SACE Stage 2 Biology - Cell Division, Protein Synthesis, Genetic Engineering

Ben Goetze
Flashcards by Ben Goetze, updated more than 1 year ago
Ben Goetze
Created by Ben Goetze almost 6 years ago
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A set of flashcards for the SACE Stage 2 Biology topic on Cell Division, Protein Synthesis and Genetic Engineering

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Question Answer
The amount of DNA in a cell doubles before cell division because... Semi-conservative DNA replication occurs before cell division so both daughter cells carry the full genetic code
Binary Fission occurs in Prokaryotes
Binary Fission The DNA loop replicates and then the cell splits in two. Each resulting cell containing a loop of DNA
Order the phases of Mitosis 1. Prophase 2. Metaphase 3. Anaphase 4. Telophase
Prophase Nuclear Membrane breaks down, chromosomes condense and become visible under a microscope, spindle fibres form
Metaphase Spindle Fibres arrange chromosomes along equator of cell
Anaphase Spindle Fibres cause chromosomes to split at centromere and migrate to poles of cell
Telophase Chromosomes clustered in two sets, one at each pole. Nuclear membrane reforms at each pole.
Internal Factors regulating division Proteins produced by the cell which stimulate mitosis. Often set off by the cell detecting hormones e.g. Human Growth Hormone
External Factors regulating division Nutrients, Cell/Cell Contact, Cell/Environment contact. These stimuli can either inhibit or stimulate cell division depending on factor. e.g High nutrients - Stimulate Low Nutrients - Inhibit
Gene Product A polypeptide - Protein. Examples are MPFs (Mitosis Promoting Factors) that initiate the onset of mitosis.
Reasons for growing cells in a laboratory Research - A supply of cells to experiment on to discover more about cell functioning. Medical - Growing Cells for medical purposes e.g. skin grafting Commercial - Growing plants from tissue samples get ,amy plants with required feature e.g. Flower Colour
Dissection Removal of cells from organism. Enzymes often used to isolate cells in sample
Suspension Placement of Cells in culture medium with required nutrients
Cell Culture Suspension placed in cell culture flask in ideal temperature conditions to stimulate growth and division
Uses of Cell Culture Research - Chemical and Drug testing on cells, using cells instead of animal testing Medicine - Skin Tissue, Anti-body production, Vaccine Production, Tissue for Transplant Agriculture - Rapid production of plants for sale, development of more productive crops
The functional Unit of information on the chromosome: The gene
Gene Sections of DNA on chromosomes that code for particular polypeptides are called genes
A gene consists of A unique sequence of bases that code for a polypeptide or an RNA molecule
Amino Acids are coded for by a sequence of 3 bases or a codon. In fact it is a degenerate code as there is more than one codon for each amino acid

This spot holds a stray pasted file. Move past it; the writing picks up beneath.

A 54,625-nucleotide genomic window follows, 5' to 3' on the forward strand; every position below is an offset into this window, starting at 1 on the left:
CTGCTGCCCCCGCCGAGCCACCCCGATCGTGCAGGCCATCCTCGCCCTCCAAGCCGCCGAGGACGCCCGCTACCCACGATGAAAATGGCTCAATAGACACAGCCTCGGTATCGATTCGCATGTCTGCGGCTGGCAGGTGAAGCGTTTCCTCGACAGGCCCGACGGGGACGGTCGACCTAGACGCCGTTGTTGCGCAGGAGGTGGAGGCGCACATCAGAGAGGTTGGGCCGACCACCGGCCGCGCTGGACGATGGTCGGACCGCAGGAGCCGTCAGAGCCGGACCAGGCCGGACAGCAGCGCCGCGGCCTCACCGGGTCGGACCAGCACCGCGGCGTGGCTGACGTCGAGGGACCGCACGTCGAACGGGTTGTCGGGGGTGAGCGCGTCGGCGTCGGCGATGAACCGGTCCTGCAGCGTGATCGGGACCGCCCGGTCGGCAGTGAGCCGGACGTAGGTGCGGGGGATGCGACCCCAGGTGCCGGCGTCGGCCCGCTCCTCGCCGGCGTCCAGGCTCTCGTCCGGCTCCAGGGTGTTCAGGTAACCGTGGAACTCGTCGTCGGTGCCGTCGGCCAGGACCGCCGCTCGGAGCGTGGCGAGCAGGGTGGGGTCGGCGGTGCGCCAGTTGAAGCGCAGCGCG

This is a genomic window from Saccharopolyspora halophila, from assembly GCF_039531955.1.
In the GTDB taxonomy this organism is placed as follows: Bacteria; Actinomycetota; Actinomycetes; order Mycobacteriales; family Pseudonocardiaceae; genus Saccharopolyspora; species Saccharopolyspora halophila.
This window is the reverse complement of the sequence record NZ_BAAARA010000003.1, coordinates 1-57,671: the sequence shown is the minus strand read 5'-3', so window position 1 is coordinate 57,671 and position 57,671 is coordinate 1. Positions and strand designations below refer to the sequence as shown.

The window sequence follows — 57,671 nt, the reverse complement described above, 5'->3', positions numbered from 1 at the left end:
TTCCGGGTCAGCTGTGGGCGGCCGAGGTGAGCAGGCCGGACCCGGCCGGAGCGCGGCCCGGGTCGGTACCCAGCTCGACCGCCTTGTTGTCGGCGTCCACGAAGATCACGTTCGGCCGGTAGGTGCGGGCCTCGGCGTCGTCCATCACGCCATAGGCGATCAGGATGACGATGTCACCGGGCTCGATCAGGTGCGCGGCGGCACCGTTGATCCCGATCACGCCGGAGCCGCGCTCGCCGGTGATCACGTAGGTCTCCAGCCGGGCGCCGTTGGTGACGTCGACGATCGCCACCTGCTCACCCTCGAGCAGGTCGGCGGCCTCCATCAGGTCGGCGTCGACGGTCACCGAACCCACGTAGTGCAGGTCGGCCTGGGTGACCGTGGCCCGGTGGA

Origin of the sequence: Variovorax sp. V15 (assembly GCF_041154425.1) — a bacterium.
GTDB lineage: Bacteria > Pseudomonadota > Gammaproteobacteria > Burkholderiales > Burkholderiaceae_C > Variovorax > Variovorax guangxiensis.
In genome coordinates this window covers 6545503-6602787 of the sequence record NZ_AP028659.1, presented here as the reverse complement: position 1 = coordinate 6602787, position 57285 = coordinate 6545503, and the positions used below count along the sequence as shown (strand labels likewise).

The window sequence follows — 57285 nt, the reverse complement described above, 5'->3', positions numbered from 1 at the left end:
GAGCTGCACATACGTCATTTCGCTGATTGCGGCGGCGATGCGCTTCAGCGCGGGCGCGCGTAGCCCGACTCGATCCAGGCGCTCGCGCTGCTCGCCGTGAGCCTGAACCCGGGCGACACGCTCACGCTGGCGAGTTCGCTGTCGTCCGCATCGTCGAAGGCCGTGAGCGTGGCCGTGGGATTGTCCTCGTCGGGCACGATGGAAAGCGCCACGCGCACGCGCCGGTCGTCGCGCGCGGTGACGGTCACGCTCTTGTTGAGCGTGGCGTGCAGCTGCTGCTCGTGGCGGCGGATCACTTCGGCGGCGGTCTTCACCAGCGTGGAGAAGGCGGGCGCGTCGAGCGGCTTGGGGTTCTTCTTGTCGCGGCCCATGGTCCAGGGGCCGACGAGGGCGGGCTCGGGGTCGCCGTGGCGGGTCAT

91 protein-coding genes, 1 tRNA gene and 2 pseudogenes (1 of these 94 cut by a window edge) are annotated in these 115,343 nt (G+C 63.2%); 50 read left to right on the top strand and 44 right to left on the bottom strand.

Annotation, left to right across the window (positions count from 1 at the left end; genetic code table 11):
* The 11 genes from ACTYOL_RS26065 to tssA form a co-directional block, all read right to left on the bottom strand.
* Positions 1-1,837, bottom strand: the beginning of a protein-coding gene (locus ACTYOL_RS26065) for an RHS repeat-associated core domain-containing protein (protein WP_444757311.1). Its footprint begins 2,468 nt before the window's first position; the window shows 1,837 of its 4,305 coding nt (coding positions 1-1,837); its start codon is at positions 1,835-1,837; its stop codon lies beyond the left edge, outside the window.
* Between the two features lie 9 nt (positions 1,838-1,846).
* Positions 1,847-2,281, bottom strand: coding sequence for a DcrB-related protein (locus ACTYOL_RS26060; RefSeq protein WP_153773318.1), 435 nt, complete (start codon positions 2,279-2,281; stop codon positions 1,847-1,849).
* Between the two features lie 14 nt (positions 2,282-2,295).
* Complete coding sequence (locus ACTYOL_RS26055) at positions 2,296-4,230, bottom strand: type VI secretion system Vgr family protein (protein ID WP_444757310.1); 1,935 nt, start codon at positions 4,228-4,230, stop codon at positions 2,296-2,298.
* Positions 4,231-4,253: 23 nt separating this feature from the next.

The flow of information from DNA to protein DNA --> RNA --> Protein (Unidirectional in most organisms)
Transcription DNA is unzipped by DNA Helicase, A complimentary strand of mRNA is created from DNA template strand
Translation the mRNA molecule migrates to the ribosome. tRNA anti-codons attached to specific amino acids bond to complimentary mRNA codons and peptide bonds form between adjacent amino acids, forming a Protein.
DNA can be extracted from Cells by disrupting cell and nuclear membranes with detergent and then centrifuging so that DNA settles in a distinct layer
Probes usually a segment of DNA or DNA that carry a code complimentary to a segment of the DESIRED GENE. The probes have a marker attached e.g. Flourescent that show up the location they attach
Particular Genes can be selected and removed using probes and restriction enzymes: DNA is heated, strands part and probes can then bind to a specific gene. Once the gene is located in can be cut from its chromosome using a restriction enzyme. This cuts at a particular base sequence.
Bacterial Plasmids small loops of DNA in the cytoplasm of prokaryotes in addition to their main DNA loop. They can be removed, manipulated and then returned to bacteria.
Micro-Injection A very fine glass tube is used to introduce genes into a cell's nucleus e.g. Transgenic Animals Genes are introduced at the zygote to add genetic features
Social Consequences of DNA manipulation: - Possibility of harm to organism - New gene combinations may have unexpected consequences - Genetically engineered crops can genetically pollute organically grown crops - Herbicide resistant plants have an increased weed potential - Monopolies of biotechnology companies BUT - Increased food production potential - Ability to alleviate genetic disease impacts
Sequencing Working out the order and number of bases on a DNA segment
PCR An artificial form of DNA replication where DNA is heated splitting the hydrogen bonds between bases. This separates the polysaccharide strands so that new ones can form along old, therefore duplicating the DNA. Many cycles of this forms copies of the original sample.
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